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ABOUT mid-day the waters had so far fallen that I ventured out. I wanted to see what was left of the city, and how we were to fare till relief in some shape or other should come.
The lower parts of the building were entirely wrecked by the flood, windows washed bodily out, rooms denuded of all furniture, floors coated with mud and slime. But I did not stay to look at these evidences, I wanted to see the outside world with my own eyes, so I hastened out towards the Thames.
The flood had gone with unexampled rapidity. Mud was everywhere, thick and deep, though there was far less of it along the Embankment than I should have expected : I suppose that the wash of the outgoing tide must have carried it away. Ruin and destruction were omnipresent, but I heeded them little, some all-dominant instinct led me to the gun-boat that I had seen, and which now lay upon its side in the river mud close against the Embankment wall; Cleopatra's obelisk had fallen across it, breaking it amidships. And making for the gun-boat I paid no heed to the dead bodies around me.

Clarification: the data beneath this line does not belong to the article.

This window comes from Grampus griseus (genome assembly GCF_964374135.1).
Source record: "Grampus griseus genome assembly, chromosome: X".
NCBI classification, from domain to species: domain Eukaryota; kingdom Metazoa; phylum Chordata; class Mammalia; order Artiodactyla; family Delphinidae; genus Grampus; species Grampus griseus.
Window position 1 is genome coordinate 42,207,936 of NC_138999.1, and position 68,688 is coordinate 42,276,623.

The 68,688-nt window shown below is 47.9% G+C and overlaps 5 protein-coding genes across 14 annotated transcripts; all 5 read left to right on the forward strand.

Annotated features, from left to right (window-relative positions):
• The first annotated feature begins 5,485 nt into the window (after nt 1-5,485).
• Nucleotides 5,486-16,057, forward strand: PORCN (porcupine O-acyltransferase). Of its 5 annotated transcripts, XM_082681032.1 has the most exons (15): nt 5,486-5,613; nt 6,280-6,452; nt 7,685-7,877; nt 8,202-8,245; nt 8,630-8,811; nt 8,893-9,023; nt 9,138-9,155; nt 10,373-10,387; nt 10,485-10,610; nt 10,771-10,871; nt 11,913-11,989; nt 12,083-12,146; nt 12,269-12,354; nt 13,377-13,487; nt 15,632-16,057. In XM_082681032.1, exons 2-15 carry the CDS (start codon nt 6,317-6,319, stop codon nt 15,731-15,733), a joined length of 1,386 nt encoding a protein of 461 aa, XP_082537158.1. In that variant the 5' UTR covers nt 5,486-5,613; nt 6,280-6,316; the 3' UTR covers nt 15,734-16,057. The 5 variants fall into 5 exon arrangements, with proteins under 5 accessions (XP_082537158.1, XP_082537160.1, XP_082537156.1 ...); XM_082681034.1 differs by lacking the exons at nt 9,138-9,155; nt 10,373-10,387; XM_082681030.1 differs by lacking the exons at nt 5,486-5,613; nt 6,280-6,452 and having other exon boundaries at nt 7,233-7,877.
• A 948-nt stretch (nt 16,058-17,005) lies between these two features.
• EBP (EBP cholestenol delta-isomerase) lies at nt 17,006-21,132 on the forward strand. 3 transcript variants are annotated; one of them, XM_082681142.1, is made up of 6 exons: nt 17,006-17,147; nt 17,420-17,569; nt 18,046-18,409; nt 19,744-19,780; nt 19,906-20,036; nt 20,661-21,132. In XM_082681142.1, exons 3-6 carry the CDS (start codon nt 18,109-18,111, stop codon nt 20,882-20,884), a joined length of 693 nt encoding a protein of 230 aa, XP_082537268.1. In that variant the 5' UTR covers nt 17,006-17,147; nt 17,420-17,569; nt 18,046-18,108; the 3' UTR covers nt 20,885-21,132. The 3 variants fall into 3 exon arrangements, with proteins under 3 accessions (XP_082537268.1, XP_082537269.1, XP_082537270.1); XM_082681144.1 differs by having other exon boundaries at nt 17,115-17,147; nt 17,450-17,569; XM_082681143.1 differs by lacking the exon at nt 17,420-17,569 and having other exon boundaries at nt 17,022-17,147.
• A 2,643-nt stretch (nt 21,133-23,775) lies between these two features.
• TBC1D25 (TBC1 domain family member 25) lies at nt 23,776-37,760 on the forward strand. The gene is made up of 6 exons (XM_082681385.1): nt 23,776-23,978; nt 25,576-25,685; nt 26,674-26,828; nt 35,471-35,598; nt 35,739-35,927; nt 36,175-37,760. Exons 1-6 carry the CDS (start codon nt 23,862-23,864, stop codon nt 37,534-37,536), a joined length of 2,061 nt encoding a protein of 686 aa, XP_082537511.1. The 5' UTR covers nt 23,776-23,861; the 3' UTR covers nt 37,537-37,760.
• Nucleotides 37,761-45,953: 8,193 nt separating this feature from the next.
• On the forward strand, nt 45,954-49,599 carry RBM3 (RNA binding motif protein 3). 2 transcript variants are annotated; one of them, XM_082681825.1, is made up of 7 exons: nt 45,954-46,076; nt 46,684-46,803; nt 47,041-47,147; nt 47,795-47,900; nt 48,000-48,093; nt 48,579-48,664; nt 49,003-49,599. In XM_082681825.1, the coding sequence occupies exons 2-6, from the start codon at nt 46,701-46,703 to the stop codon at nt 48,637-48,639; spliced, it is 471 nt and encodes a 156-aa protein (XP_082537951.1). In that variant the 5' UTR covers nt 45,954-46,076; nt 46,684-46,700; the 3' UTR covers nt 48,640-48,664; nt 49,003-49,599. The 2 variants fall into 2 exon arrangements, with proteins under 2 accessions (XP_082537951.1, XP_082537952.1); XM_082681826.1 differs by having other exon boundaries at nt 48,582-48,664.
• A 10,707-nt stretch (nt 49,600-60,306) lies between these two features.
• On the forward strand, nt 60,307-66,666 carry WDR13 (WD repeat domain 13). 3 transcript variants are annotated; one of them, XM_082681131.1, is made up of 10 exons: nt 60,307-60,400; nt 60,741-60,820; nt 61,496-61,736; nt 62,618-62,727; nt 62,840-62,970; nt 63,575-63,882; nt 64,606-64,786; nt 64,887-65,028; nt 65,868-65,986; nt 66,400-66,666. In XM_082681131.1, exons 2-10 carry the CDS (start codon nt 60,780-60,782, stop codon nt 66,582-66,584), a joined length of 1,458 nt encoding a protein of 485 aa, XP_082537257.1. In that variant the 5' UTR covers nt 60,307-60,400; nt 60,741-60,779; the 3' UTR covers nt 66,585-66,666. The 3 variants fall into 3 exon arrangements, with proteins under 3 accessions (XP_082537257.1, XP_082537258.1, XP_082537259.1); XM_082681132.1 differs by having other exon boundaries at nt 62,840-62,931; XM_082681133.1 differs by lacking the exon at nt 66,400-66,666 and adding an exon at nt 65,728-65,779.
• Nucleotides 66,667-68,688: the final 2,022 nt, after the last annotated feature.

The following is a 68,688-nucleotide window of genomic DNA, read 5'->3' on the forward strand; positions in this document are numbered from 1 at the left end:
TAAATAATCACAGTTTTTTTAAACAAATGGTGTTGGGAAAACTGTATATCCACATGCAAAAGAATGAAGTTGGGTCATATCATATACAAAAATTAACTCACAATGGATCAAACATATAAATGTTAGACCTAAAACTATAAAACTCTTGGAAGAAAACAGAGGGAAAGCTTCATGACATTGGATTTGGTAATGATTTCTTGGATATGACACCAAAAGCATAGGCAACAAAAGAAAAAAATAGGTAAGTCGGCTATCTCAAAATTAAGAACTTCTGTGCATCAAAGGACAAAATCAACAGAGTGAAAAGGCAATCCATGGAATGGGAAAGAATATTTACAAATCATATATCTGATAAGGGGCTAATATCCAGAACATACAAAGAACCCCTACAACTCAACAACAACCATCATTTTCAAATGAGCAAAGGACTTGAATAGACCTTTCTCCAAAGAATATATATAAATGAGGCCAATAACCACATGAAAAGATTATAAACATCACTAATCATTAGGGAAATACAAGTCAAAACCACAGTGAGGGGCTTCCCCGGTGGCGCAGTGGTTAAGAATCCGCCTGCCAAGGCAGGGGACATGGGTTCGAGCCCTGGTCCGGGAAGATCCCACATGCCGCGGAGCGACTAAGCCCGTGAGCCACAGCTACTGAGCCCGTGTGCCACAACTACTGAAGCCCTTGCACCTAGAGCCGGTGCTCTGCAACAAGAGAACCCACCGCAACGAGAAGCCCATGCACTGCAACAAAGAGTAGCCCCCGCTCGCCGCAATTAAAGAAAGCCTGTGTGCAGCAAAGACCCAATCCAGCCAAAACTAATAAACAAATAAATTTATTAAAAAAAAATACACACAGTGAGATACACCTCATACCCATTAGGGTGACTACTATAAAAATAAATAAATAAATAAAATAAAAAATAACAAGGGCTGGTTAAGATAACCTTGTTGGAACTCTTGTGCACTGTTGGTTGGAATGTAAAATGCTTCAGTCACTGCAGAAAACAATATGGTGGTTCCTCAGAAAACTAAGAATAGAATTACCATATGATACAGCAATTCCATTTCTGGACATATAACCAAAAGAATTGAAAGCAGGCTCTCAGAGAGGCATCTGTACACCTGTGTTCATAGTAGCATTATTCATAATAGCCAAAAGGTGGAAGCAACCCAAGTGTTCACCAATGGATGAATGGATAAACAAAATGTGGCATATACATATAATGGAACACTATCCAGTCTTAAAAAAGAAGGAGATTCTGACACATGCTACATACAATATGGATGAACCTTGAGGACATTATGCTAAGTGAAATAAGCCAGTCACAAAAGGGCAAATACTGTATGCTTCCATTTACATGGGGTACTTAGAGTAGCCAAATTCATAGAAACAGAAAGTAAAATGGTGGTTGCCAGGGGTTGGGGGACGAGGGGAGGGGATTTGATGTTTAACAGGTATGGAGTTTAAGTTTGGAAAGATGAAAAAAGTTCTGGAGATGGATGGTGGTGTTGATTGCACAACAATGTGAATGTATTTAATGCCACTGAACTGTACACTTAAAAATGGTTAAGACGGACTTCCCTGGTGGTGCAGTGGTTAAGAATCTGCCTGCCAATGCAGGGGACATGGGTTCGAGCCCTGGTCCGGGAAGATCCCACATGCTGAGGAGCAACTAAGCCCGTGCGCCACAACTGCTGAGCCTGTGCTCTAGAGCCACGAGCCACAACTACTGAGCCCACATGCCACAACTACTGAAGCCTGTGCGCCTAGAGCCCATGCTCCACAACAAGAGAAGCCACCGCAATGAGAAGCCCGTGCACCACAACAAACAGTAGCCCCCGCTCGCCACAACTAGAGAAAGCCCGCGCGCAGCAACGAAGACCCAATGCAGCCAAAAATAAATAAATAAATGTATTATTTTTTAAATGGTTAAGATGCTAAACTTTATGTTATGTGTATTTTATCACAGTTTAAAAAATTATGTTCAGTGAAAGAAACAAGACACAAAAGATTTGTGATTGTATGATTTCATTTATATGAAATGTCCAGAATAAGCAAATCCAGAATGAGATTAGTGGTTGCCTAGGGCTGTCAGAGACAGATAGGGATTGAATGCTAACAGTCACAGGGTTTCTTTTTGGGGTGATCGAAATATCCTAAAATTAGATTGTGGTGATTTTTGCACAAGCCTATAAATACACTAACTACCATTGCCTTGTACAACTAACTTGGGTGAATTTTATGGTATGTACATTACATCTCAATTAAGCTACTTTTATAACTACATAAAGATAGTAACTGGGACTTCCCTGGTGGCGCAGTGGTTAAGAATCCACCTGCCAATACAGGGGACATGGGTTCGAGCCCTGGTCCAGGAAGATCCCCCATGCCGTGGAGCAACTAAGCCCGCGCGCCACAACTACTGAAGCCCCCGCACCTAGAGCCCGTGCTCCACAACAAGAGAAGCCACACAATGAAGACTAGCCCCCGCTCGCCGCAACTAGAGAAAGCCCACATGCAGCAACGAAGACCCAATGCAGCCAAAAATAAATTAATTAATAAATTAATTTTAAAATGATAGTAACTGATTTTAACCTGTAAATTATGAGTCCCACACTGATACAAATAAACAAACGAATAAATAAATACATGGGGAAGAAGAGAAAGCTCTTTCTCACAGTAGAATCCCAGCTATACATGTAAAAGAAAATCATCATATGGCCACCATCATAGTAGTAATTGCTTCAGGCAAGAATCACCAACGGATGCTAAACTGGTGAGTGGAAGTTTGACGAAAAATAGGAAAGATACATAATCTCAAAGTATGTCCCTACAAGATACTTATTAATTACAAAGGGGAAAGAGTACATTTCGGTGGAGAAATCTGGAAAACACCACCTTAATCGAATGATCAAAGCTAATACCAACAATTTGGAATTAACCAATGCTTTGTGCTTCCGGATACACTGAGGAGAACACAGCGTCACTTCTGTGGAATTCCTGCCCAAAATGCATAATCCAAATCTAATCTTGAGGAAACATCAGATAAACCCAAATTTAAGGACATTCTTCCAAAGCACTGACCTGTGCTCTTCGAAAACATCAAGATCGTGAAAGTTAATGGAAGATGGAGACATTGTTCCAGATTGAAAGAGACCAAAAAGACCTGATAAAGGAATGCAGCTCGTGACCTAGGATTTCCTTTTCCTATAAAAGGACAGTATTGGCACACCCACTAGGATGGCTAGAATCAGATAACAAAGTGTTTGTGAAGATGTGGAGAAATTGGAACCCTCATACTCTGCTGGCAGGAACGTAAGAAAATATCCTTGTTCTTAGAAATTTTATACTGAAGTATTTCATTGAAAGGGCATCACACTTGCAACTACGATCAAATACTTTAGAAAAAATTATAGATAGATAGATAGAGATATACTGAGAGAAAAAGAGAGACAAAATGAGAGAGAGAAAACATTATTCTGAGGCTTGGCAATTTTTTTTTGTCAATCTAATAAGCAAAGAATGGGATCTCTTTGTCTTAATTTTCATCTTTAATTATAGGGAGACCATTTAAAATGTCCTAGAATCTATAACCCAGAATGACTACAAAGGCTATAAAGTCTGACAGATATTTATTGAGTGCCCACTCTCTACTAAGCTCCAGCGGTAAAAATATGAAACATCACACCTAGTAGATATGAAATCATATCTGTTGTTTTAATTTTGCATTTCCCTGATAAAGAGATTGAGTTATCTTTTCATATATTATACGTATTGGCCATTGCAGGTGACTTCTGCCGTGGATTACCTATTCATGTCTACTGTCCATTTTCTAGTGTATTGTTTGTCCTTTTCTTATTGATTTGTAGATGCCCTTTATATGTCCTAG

The ship was deserted. Not a single sailor was visible upon her decks; either the flood had carried them away or else they had gone off of their own accord. Yet I still lingered, searching aimlessly in the debris upon the vessel's deck.
There was a boat alongside, or rather the remains of one, a small barge that had battered itself almost to fragments against the fallen obelisk. I looked inside. There was only one thing in it— a little pebble it looked like.
I reached down and casually picked it up. Then I saw what— and who— I held;— Dornton, killed by the very thing that he had foretold should kill us!
But I had no time to wonder how he had died, my attention was distracted by people upon the Embankment, a crowd hurrying and yelling. Hampstead and all the higher parts of the town had escaped the deluge, and thence this mob seemed to have come.
There was about it no discipline and order, every one did as he listed; they were looting the ruins and robbing the bodies of the dead. The world, as I said before, had gone back bodily to prehistoric times, and man was an animal as in the days of old. Might alone made right, all the chains that men had forged for their mutual convenience were cast aside. If any law and order, government, or civilization remained, it was effete and powerless, a name only. And in this, the folk that I saw were happy— law to them had been ever a cruel repression, and anarchy came as a gospel.